[Numpy-discussion] Changeset 6557

Charles R Harris charlesr.harris@gmail....
Sat Mar 7 13:34:18 CST 2009


On Sat, Mar 7, 2009 at 11:57 AM, David Cournapeau <cournape@gmail.com>wrote:

> On Sun, Mar 8, 2009 at 3:20 AM, Charles R Harris
> <charlesr.harris@gmail.com> wrote:
>
> >
> > The macro is ugly, unneeded, and obfuscating. Why construct a number from
> > characters and shifts when you can just *write it down*?
>
> The idea was to replace the 'ABCD' multi-byte constant. If you think
> that writing down the corresponding integer is cleaner, so be it - I
> don't care either way. I am not sure I see a difference between 'A' <<
> 24 .... and 103...., though.
>
>
> > True, it is initialized here:
> >
> >         movl    $16909060, -8(%ebp)
> >
>
> The generated assembly is exactly the same wether the constant is
> initialized through the macro or the integer (the actual integer is in
> the assembly). But in the following case:
>
> const union {
> npy_uint32 i;
>    char c[4];
> } bint = {some constant};
>
> switch (bint.c[0]) {
>   case 'A':
>  etc....
> }
>
> The compiler did not remove the conditionals corresponding to the
> switch - const or not.
>

I got curious to see just how it would all go together. Here is the C:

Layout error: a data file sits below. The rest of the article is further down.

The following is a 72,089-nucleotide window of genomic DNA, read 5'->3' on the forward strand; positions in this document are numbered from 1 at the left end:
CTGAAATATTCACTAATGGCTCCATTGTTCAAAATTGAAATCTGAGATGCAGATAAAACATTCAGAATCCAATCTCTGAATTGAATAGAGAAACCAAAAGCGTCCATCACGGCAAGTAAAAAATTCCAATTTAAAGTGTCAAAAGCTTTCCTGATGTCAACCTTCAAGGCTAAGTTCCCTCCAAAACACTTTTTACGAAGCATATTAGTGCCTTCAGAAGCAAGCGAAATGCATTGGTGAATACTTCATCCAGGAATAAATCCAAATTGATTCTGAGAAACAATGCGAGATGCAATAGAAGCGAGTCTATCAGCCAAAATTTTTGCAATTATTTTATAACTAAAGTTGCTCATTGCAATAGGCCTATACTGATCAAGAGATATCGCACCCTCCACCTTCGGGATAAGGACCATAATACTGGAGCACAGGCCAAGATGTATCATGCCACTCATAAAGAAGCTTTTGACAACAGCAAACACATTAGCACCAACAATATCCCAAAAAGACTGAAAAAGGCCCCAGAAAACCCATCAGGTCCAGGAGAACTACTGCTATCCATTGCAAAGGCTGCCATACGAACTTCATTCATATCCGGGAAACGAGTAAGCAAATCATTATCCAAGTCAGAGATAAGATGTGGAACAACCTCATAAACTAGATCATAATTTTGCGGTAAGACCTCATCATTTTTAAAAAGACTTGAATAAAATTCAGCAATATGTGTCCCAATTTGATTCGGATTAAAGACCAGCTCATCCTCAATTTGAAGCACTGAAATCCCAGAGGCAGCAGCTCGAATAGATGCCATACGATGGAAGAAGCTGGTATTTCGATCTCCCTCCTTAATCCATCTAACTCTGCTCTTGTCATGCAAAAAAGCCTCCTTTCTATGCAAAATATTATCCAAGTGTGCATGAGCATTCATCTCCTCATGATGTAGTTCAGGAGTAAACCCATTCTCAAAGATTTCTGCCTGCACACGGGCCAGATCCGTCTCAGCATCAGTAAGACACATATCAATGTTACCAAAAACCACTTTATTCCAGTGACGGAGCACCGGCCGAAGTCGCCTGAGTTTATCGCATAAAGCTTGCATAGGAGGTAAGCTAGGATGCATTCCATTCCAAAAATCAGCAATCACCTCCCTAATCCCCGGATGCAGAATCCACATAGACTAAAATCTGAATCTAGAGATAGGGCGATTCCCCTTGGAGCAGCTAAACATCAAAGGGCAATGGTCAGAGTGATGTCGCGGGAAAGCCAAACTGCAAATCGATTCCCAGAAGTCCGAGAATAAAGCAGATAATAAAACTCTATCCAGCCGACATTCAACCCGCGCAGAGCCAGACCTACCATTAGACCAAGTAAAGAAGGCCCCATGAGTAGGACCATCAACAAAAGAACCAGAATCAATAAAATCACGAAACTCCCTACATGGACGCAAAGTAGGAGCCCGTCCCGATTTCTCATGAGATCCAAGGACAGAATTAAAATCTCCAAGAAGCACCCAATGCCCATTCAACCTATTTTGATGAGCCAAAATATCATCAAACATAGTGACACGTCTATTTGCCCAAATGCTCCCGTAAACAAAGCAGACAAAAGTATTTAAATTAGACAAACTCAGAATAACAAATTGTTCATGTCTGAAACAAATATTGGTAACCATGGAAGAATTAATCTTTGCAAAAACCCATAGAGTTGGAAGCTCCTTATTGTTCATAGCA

#include <stdio.h>

enum {little_endian, big_endian, unknown};

static int order(void)
{
    const union {
        int i;
        char c[sizeof(int)];
    } test = {0x01020304};

    if (test.c[0] == 1) {
        return big_endian;
    }
    else if (test.c[0] == 4) {
        return little_endian;
    }
    else {
        return unknown;
    }
}

int main(int argc, char **argv)
{
    printf("%d\n", order());
    return 0;
}


And here is the gcc -S -O2 compiled assembly:

    .file    "order.c"
    .section    .rodata.str1.1,"aMS",@progbits,1
.LC0:
    .string    "%d\n"
    .text
    .p2align 4,,15
.globl main
    .type    main, @function
main:
    leal    4(%esp), %ecx
    andl    $-16, %esp
    pushl    -4(%ecx)
    pushl    %ebp
    movl    %esp, %ebp
    pushl    %ecx
    subl    $20, %esp
    movl    $0, 4(%esp)  <<<<<<<<<
    movl    $.LC0, (%esp)
    call    printf
    addl    $20, %esp
    xorl    %eax, %eax
    popl    %ecx
    popl    %ebp
    leal    -4(%ecx), %esp
    ret
    .size    main, .-main
    .ident    "GCC: (GNU) 4.3.0 20080428 (Red Hat 4.3.0-8)"
    .section    .note.GNU-stack,"",@progbits


The order function has been inlined and the return value, 0, is loaded for
printing at the marked line. That line is the only place where anything
remains of the order function. The compiler knows the return value and puts
it on the stack for the printf call, nothing is computed at run time.

Chuck
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